Boris Johnson "crossed the boundaries" when he made a "dangerous" comparison between Brussels and Adolf Hitler, the European Council President has said.
Donald Tusk, the former Polish Prime Minister, attacked the former London mayor for "political amnesia" over his controversial suggestion likening the EU to the Nazi dictator's plans for domination of the continent.
It comes after the Chancellor George Osborne endorsed the view of the former military chief Field Marshal Lord Bramall, who described Mr Johnson’s remarks as "simply laughable" and "absurd".
The former Mayor had told the Sunday Telegraph that the EU was an attempt to recreate the Roman Empire’s united Europe. “Napoleon, Hitler, various people tried this out, and it ends tragically,” he told the paper.
“The EU is an attempt to do this by different methods,” he added.
In the extraordinary intervention, during a press conference in Copenhagen, Mr Tusk said he could not "remain silent" in the face of comments by such an "influential" politician.
Mr Tusk added: "When I hear the EU being compared to the plans and projects of Adolf Hitler I cannot remain silent. Such absurd arguments should be completely ignored if they hadn't been formulated by one of the most influential politicians in the ruling party.
"Boris Johnson crossed the boundaries of a rational discourse, demonstrating political amnesia. In some sense, he illustrated a state of mind and emotions of many Europeans, not only from the UK.
When EU compared to plans and projects of Adolf Hitler I cannot remain silent. Demonstrates political amnesia pic.twitter.com/LU4wxNbvd4— Donald Tusk (@eucopresident) May 17, 2016
"In no way, however, can this be an excuse for this dangerous blackout."
On Monday Mr Johnson was also accused of historical inaccuracy by his London mayoral predecessor Ken Livingstone – who is currently suspended from the Labour Party after becoming embroiled in his own Hitler controversy.
“What I said was perfectly true,” Mr Livingstone told the Evening Standard. “But Boris is a lot better informed about Ancient Greece and Rome than about modern history.
“There was never a plan for a United States of Europe under Hitler. What he wanted was actually a Greater Germany that absorbed neighbouring states, with Britain and France rendered subservient.”
But Mr Johnson defended his comments, saying: “Over the last few thousand years there have been all sorts of attempts in Europe to recreate the dream of the Roman Empire and very often that’s been done by force. The EU is different – it’s tried to do it in a more bureaucratic way.
“The problem is there isn’t a single charismatic authority that anyone feels any loyalty to and it’s completely antidemocratic, that’s the problem.
What has the EU ever done for us?
What has the EU ever done for us?
1/7 1. It gives you freedom to live, work and retire anywhere in Europe
As a member of the EU, UK citizens benefit from freedom of movement across the continent. Considered one of the so-called four pillars of the European Union, this freedom allows all EU citizens to live, work and travel in other member states.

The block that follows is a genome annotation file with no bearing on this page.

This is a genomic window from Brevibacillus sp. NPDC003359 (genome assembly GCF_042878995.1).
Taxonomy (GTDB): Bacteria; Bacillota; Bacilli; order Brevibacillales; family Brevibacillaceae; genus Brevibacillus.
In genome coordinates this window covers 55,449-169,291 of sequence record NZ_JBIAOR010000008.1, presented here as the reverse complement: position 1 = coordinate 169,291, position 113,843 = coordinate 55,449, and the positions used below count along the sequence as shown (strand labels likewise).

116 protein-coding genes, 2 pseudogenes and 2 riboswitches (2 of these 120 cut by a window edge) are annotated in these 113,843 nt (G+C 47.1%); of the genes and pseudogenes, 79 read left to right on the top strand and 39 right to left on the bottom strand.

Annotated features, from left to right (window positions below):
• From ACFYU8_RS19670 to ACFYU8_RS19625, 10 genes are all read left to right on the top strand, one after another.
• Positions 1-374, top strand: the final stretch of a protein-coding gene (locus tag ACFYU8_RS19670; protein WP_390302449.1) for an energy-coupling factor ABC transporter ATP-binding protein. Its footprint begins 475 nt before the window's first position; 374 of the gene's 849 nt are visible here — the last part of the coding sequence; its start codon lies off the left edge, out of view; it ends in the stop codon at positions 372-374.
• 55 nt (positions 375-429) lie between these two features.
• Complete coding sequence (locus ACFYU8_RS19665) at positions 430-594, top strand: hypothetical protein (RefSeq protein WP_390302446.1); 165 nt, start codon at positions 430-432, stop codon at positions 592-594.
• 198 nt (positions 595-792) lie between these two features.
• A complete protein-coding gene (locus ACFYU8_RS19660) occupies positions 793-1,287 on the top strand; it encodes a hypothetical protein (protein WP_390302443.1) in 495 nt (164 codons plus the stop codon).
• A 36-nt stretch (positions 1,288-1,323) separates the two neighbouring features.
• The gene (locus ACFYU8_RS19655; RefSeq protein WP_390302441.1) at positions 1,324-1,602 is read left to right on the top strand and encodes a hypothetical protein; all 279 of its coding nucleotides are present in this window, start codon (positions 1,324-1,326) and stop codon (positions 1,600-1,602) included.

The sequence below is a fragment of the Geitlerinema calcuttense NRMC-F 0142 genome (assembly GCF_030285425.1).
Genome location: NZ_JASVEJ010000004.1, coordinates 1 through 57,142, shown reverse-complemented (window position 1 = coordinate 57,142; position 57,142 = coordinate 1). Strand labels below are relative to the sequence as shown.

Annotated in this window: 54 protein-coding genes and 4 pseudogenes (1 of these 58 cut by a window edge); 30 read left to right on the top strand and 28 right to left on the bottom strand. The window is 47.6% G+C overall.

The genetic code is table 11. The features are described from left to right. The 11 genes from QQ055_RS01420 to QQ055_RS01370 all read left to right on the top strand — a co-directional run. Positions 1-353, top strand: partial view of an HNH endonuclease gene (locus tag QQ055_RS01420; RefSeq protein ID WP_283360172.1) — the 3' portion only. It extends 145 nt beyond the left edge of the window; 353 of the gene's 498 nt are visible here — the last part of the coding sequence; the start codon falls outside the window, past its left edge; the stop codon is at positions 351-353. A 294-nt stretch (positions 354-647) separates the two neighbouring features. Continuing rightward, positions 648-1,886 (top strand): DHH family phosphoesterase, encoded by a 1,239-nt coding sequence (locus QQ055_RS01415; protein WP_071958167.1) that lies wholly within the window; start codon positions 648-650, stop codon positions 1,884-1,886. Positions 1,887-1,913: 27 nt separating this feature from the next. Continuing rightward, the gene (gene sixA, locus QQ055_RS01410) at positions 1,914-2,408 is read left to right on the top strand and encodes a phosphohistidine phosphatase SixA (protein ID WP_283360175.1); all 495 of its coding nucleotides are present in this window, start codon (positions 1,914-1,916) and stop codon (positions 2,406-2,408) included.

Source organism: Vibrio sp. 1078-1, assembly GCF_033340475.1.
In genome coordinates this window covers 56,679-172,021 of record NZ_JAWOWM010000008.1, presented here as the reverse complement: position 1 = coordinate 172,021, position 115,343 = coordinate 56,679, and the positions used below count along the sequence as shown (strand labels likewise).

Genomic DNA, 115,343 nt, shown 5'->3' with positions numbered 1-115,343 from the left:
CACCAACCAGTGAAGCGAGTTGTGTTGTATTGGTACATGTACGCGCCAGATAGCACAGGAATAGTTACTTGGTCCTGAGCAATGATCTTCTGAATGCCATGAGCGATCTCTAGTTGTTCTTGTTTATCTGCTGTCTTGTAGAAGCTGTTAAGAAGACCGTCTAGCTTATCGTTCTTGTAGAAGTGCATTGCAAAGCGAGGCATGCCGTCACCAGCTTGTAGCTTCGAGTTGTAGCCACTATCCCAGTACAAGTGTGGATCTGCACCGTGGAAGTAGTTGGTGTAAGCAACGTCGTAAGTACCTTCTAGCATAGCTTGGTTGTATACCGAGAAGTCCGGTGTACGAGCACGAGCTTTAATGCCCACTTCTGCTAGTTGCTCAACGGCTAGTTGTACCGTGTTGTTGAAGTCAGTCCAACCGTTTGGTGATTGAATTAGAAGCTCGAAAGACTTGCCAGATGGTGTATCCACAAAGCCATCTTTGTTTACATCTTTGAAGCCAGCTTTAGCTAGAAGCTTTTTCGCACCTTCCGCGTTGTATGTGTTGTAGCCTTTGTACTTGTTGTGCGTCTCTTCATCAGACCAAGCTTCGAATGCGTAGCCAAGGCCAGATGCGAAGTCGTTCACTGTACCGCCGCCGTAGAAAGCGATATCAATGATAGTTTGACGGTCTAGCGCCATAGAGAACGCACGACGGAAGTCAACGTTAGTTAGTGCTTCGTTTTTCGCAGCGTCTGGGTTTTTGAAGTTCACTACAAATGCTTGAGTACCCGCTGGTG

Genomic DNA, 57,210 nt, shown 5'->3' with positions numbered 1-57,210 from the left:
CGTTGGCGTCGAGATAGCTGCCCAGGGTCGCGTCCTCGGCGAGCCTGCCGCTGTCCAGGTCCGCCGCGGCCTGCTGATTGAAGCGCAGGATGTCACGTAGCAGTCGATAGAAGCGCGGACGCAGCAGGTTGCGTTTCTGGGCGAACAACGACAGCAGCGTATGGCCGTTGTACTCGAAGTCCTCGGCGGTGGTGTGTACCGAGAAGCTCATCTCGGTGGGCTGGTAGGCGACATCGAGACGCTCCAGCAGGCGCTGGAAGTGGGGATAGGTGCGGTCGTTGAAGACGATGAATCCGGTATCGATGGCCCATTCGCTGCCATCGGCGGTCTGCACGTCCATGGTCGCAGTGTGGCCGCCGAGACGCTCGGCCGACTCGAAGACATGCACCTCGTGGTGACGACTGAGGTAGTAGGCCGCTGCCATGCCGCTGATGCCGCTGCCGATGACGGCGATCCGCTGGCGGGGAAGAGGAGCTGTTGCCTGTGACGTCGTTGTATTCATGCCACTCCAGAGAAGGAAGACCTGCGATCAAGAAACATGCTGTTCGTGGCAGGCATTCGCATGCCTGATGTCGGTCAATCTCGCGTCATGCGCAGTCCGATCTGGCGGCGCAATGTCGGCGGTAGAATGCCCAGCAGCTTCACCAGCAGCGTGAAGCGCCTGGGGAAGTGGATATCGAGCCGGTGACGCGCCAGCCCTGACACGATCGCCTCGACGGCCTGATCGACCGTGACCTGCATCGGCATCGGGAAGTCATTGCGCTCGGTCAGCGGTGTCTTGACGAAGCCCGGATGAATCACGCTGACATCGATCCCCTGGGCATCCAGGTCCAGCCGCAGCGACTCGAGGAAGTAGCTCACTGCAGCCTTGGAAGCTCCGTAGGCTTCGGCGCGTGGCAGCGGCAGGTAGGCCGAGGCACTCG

2/7 2. It sustains millions of jobs
A report by the Centre for Economics and Business Research, released in October 2015, suggested 3.1 million British jobs were linked to the UK’s exports to the EU.
3/7 3. Your holiday is much easier - and safer
Freedom to travel is one of the most exercised benefits of EU membership, with Britons having made 31 million visits to the EU in 2014 alone. But a lot of the benefits of being an EU citizen are either taken for granted or go unnoticed.
4/7 4. It means you're less likely to get ripped off
Consumer protection is a key benefit of the EU’s single market, and ensures members of the British public receive equal consumer rights when shopping anywhere in Europe.
5/7 5. It offers greater protection from terrorists, paedophiles, people traffickers and cyber-crime
Another example of a lesser-known advantage of EU membership is the benefit of cross-country coordination and cooperation in the fight against crime.
6/7 6. Our businesses depend on it
According to 71% of all members of the Confederation of British Influence (CBI), and 67 per cent of small and medium-sized enterprises (SMEs), the EU has had an overall positive impact on their business.
7/7 7. We have greater influence
Robin Niblett, Director of think-tank Chatham House, stated in a report published last year: “For a mid-sized country like the UK, which will never again be economically dominant either globally or regionally, and whose diplomatic and military resources are declining in relative terms, being a major player in a strong regional institution can offer a critical lever for international influence.
“This discussion is bedevilled by all sorts of artificial media twit-storms or hysteria of one kind or another. There’s a very good argument against the lack of democracy in the EU.
“Over the last 2000 years people have made repeated attempts to unify Europe by force. The EU is a very different project but it is profoundly antidemocratic.”